Last month, I applied and was accepted to attend a leadership training program conducted by an organization called the Climate Reality Project. I was lucky to receive a scholarship to offset the costs of travel and lodging for my trip. I was also pleased to learn that the organization also offsets the carbon dioxide emissions of air travel for its attendees. The conference food was all vegan and the venue used only sustainable products and supplies: no plastic was available.
This group empowers ordinary citizens to become climate leaders by providing them with the tools needed to network and fight against the climate crisis we are facing. The training took place August 2 through August 5 in Minneapolis, Minnesota.
The program, started in 2006, was inspired by the Academy Award winning movie, An Inconvenient Truth, narrated by former Vice President and Nobel Laureate, Al Gore. This movie got the world discussing what was happening to our planet’s climate. I showed this movie countless times to my students because it presented such a compelling argument on taking action against the powerful fossil fuel industry’s misleading narrative on climate change.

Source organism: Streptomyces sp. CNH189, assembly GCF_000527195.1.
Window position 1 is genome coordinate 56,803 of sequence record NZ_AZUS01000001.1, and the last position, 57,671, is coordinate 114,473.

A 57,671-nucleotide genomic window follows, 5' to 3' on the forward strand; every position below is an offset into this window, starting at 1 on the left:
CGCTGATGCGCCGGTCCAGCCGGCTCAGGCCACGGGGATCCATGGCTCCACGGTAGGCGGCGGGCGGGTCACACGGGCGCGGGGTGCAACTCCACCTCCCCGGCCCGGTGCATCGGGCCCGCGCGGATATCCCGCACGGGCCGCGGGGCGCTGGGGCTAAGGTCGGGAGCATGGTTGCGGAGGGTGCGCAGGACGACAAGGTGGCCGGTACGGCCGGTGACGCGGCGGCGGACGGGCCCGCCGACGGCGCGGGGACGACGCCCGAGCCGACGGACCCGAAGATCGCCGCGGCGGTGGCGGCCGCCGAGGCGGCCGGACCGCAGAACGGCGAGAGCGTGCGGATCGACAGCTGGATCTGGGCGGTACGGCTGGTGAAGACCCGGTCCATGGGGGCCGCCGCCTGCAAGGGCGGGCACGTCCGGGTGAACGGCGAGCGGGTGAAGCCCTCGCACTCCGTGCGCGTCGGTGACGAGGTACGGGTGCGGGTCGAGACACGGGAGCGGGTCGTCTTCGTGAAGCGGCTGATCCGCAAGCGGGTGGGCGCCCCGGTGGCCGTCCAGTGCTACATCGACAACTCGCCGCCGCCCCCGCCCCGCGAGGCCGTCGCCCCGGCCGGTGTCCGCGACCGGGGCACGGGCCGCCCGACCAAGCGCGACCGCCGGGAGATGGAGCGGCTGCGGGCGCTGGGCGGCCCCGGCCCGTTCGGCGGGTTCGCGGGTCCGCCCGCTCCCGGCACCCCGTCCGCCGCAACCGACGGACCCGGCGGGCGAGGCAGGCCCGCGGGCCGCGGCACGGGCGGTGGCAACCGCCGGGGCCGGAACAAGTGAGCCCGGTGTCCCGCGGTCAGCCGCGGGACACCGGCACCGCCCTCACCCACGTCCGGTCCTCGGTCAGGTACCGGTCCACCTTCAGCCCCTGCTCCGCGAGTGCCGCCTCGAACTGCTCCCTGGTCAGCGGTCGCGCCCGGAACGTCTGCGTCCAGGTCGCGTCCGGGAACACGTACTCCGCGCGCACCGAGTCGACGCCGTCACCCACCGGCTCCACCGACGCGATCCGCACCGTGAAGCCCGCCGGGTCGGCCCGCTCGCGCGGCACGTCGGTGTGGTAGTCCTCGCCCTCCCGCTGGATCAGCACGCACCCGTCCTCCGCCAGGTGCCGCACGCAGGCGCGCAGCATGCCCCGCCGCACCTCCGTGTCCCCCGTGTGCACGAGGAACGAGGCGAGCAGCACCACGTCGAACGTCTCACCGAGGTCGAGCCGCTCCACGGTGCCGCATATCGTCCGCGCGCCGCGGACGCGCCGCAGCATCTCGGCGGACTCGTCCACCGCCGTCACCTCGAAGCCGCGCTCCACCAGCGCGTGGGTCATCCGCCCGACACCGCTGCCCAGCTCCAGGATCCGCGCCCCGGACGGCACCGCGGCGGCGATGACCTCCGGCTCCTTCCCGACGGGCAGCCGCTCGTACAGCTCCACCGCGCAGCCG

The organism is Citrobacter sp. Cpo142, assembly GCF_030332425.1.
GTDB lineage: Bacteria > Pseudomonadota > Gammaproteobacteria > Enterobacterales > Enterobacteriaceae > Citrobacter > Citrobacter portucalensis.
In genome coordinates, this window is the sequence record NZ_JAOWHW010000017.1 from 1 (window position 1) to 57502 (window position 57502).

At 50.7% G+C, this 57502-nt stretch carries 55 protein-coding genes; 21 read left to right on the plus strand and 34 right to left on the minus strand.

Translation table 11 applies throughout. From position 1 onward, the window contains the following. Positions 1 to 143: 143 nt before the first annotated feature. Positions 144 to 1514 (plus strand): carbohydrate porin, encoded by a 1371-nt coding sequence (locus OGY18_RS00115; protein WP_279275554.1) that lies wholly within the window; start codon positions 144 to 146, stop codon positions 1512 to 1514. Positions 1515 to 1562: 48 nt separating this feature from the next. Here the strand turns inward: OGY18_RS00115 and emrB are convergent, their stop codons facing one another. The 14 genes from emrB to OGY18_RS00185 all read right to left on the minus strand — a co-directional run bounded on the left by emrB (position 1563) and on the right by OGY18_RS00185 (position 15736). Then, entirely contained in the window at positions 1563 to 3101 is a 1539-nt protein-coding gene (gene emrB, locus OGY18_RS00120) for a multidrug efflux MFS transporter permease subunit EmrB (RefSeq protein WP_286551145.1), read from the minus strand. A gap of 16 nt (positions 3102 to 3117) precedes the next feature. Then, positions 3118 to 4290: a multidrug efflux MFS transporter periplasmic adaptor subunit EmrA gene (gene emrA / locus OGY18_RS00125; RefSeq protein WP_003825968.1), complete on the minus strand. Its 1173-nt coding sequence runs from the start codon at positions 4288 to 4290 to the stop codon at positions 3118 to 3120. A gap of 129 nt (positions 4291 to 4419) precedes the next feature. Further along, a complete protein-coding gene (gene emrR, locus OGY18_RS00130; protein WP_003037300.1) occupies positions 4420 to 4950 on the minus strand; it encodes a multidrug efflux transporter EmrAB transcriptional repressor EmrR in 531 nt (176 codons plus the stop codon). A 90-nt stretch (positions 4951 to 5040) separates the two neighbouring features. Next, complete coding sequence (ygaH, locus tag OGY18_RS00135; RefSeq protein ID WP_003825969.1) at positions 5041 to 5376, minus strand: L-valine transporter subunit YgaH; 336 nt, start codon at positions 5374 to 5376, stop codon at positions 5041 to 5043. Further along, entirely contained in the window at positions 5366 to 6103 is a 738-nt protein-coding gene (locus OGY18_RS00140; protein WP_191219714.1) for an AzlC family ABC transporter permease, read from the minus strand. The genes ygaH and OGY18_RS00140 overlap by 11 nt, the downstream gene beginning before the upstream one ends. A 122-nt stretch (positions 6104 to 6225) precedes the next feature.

The Climate Reality Project was born out of an urgency to act on the compelling scientific evidence that our planet’s atmospheric carbon dioxide levels were accelerating from man-made activities.
The session that I attended had more than 1100 attendees from more than 30 countries. It was a far cry from the first conference which took place at Al Gore’s family’s barn. There were about fifty attendees at that session. Today more than 20,000 people from over 150 countries have attended a training session in some part of the world.
It had been a long time since I visited Minnesota and even longer since I had last visited the Twin Cities area. My husband’s late parents both called Minnesota home; growing up in the small towns of Little Falls and Foley, Minnesota.
I was surprised to see how much the region had grown and even more surprised to learn about the many environmental projects and innovations that were now being brought into the state, and the Twin Cities of Minneapolis and St. Paul.
Minnesota has felt the effects of climate change along with the rest of the world. Data on the state’s weather shows that the average annual temperature has warmed 2.9 degrees Fahrenheit between 1895 and 2017, and the average annual rainfall has increased 3.4 inches. In 2018, Harmony, Minnesota set state record of 60.21 inches of rain.